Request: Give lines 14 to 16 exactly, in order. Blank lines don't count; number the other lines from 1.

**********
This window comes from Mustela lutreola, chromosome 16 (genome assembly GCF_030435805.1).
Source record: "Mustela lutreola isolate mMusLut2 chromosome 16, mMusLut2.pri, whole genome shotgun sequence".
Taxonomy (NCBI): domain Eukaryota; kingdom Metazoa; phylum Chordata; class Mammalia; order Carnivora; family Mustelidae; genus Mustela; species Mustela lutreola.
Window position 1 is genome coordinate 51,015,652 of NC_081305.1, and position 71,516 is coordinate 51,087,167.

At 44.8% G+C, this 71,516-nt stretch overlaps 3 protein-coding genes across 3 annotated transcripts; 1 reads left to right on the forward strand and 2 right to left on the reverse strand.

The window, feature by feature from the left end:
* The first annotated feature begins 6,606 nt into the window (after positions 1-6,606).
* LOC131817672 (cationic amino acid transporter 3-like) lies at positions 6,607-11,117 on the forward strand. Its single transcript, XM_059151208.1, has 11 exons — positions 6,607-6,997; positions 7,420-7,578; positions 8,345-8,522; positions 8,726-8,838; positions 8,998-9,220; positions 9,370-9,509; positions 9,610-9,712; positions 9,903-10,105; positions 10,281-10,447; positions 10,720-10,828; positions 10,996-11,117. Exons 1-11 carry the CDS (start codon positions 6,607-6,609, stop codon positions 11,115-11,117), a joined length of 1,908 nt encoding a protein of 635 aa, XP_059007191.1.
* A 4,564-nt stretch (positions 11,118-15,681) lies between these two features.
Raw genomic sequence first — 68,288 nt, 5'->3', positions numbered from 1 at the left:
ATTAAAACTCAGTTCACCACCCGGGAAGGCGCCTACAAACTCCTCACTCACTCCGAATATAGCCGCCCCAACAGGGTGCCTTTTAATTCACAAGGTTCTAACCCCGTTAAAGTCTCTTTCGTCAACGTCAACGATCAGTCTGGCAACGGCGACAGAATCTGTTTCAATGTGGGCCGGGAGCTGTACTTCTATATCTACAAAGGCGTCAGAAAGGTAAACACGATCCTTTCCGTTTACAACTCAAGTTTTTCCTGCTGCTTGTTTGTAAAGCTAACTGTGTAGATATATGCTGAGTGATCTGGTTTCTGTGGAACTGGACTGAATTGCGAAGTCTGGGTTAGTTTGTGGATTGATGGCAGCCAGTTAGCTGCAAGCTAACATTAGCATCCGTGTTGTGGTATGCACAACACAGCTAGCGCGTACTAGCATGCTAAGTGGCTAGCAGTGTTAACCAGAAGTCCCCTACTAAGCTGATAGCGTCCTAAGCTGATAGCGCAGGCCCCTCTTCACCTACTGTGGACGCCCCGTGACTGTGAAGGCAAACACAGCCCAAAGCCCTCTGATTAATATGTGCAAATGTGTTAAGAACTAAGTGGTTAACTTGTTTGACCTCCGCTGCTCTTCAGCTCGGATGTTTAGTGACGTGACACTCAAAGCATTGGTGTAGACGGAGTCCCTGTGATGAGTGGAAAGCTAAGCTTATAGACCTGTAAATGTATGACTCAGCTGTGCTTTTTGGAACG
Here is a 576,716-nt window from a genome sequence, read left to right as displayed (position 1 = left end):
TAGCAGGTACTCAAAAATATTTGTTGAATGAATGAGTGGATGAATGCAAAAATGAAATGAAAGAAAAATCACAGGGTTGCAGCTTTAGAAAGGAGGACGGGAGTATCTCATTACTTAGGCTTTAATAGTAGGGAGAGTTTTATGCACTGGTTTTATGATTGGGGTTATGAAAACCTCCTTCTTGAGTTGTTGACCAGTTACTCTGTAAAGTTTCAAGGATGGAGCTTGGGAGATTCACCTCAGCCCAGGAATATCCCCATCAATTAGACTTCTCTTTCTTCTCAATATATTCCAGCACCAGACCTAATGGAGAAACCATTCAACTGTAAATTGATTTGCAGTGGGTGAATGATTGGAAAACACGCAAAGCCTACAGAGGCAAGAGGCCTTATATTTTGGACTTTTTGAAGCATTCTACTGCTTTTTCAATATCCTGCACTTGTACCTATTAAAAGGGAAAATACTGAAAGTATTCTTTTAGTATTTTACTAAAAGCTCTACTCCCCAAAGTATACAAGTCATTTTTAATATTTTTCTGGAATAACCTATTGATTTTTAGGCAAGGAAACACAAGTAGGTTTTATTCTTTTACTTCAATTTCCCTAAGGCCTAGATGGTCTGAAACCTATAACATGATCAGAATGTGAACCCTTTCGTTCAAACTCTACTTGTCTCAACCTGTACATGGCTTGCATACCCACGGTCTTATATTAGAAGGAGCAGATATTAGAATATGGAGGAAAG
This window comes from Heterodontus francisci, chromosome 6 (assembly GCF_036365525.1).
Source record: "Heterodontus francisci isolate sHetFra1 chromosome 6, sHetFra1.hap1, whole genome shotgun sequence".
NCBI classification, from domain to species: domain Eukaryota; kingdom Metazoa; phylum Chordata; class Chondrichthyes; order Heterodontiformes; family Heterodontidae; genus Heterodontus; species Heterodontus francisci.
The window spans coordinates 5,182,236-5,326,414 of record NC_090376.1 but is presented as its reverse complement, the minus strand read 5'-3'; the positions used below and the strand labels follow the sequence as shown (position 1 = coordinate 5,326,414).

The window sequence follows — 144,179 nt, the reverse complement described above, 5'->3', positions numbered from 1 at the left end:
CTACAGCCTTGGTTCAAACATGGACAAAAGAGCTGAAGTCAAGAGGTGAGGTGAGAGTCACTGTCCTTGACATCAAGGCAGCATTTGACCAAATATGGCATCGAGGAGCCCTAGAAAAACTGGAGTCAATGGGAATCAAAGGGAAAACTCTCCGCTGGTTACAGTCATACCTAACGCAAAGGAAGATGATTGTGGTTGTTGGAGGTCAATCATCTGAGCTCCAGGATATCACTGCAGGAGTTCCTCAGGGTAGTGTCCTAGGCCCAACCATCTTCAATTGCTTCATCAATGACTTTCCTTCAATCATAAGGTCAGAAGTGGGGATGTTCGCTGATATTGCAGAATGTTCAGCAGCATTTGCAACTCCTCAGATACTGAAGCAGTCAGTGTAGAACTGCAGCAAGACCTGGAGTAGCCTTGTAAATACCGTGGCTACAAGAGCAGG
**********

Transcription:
This window comes from Heterodontus francisci, chromosome 6 (assembly GCF_036365525.1).
Source record: "Heterodontus francisci isolate sHetFra1 chromosome 6, sHetFra1.hap1, whole genome shotgun sequence".
NCBI classification, from domain to species: domain Eukaryota; kingdom Metazoa; phylum Chordata; class Chondrichthyes; order Heterodontiformes; family Heterodontidae; genus Heterodontus; species Heterodontus francisci.